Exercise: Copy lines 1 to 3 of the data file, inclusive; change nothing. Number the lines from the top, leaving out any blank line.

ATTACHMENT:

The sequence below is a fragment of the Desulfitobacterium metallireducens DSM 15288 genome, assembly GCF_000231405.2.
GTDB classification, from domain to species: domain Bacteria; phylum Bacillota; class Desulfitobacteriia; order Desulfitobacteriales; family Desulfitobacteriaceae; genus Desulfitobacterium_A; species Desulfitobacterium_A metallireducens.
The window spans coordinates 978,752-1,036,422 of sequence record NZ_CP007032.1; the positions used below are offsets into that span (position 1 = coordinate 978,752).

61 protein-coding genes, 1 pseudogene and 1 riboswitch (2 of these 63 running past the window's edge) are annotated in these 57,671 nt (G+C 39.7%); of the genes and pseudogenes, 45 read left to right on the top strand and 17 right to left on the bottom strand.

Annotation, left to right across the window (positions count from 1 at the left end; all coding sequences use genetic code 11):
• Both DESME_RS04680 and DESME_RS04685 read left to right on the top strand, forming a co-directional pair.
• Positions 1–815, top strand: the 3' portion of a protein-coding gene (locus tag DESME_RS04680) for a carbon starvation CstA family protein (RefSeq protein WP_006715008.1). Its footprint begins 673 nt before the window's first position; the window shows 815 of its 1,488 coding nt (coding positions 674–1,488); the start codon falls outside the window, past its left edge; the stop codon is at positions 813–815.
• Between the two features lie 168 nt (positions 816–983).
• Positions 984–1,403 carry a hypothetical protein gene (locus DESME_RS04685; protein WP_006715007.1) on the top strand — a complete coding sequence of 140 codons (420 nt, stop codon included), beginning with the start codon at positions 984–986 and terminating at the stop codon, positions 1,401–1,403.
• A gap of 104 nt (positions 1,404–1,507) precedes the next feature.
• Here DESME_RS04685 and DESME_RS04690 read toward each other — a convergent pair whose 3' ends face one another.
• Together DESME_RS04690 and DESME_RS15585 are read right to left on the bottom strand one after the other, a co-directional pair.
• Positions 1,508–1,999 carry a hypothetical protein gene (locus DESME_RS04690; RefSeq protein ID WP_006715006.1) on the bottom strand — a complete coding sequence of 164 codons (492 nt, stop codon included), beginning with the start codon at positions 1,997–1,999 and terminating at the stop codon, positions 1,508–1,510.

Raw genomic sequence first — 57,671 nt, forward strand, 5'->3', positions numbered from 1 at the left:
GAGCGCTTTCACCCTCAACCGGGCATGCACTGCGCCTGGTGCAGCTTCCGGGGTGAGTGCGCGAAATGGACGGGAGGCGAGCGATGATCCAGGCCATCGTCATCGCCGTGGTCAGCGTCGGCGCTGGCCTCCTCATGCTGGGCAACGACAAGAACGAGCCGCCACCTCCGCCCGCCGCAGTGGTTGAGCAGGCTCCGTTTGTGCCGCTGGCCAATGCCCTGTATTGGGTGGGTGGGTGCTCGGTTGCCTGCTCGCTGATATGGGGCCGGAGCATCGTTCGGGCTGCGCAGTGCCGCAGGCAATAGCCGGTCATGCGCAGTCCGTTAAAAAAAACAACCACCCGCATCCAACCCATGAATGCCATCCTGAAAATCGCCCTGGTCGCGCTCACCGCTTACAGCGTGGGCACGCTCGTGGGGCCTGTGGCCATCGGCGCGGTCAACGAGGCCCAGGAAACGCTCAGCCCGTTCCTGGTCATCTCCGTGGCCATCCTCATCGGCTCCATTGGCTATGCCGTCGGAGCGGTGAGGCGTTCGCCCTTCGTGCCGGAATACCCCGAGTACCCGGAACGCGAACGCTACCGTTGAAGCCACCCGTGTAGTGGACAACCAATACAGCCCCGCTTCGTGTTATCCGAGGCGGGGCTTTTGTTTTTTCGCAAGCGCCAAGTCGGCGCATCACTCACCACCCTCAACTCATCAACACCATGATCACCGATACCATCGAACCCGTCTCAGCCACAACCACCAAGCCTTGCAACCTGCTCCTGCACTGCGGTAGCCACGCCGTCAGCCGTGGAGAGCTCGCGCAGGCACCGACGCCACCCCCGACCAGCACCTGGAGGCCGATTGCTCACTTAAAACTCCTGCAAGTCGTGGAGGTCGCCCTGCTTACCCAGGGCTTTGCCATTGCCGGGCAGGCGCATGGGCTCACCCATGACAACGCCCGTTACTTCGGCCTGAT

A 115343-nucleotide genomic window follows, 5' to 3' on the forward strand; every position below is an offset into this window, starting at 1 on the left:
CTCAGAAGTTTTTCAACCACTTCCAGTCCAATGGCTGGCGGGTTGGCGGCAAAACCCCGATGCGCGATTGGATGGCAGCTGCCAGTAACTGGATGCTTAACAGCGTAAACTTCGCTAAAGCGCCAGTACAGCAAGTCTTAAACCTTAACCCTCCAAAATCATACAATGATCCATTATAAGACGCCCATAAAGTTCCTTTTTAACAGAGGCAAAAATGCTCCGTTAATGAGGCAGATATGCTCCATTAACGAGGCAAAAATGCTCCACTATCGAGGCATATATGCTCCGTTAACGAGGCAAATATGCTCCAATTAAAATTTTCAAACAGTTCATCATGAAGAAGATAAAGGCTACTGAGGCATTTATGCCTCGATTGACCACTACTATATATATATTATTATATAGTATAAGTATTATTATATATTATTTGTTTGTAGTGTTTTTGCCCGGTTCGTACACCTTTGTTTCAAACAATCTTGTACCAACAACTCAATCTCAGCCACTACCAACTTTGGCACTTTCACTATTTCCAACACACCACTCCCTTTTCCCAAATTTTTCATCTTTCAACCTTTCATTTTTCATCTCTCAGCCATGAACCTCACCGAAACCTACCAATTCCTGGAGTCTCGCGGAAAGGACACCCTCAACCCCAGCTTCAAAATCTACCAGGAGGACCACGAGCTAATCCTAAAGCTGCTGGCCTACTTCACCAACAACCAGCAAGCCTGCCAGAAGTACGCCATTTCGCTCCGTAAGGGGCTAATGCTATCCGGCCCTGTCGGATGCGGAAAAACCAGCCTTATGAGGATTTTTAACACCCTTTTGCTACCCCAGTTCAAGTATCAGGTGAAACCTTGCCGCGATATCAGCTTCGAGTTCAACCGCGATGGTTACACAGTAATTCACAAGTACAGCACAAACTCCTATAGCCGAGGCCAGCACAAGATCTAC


The sequence below is a fragment of the Desulfitobacterium metallireducens DSM 15288 genome, assembly GCF_000231405.2.
GTDB classification, from domain to species: domain Bacteria; phylum Bacillota; class Desulfitobacteriia; order Desulfitobacteriales; family Desulfitobacteriaceae; genus Desulfitobacterium_A; species Desulfitobacterium_A metallireducens.
The window spans coordinates 978,752-1,036,422 of sequence record NZ_CP007032.1; the positions used below are offsets into that span (position 1 = coordinate 978,752).